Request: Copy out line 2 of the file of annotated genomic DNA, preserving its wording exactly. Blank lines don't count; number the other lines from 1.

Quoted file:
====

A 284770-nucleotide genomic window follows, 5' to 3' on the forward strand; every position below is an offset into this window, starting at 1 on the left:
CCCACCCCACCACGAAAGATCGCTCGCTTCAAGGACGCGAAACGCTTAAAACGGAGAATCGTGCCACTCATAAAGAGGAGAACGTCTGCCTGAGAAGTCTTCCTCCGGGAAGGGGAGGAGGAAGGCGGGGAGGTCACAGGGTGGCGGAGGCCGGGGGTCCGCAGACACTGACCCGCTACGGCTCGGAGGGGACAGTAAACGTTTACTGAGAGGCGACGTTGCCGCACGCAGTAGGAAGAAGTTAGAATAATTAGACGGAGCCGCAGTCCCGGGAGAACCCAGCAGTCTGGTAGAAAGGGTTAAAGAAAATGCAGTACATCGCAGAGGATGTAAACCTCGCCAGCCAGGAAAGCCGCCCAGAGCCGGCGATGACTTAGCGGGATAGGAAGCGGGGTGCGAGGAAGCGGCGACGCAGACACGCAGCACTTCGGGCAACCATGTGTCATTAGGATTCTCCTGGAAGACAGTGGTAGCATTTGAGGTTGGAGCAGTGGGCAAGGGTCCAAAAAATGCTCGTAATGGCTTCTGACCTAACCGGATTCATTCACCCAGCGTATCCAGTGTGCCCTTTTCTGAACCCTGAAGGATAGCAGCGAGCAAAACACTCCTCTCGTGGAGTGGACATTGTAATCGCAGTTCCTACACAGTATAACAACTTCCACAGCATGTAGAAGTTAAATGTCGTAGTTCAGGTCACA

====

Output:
CCCACCCCACCACGAAAGATCGCTCGCTTCAAGGACGCGAAACGCTTAAAACGGAGAATCGTGCCACTCATAAAGAGGAGAACGTCTGCCTGAGAAGTCTTCCTCCGGGAAGGGGAGGAGGAAGGCGGGGAGGTCACAGGGTGGCGGAGGCCGGGGGTCCGCAGACACTGACCCGCTACGGCTCGGAGGGGACAGTAAACGTTTACTGAGAGGCGACGTTGCCGCACGCAGTAGGAAGAAGTTAGAATAATTAGACGGAGCCGCAGTCCCGGGAGAACCCAGCAGTCTGGTAGAAAGGGTTAAAGAAAATGCAGTACATCGCAGAGGATGTAAACCTCGCCAGCCAGGAAAGCCGCCCAGAGCCGGCGATGACTTAGCGGGATAGGAAGCGGGGTGCGAGGAAGCGGCGACGCAGACACGCAGCACTTCGGGCAACCATGTGTCATTAGGATTCTCCTGGAAGACAGTGGTAGCATTTGAGGTTGGAGCAGTGGGCAAGGGTCCAAAAAATGCTCGTAATGGCTTCTGACCTAACCGGATTCATTCACCCAGCGTATCCAGTGTGCCCTTTTCTGAACCCTGAAGGATAGCAGCGAGCAAAACACTCCTCTCGTGGAGTGGACATTGTAATCGCAGTTCCTACACAGTATAACAACTTCCACAGCATGTAGAAGTTAAATGTCGTAGTTCAGGTCACA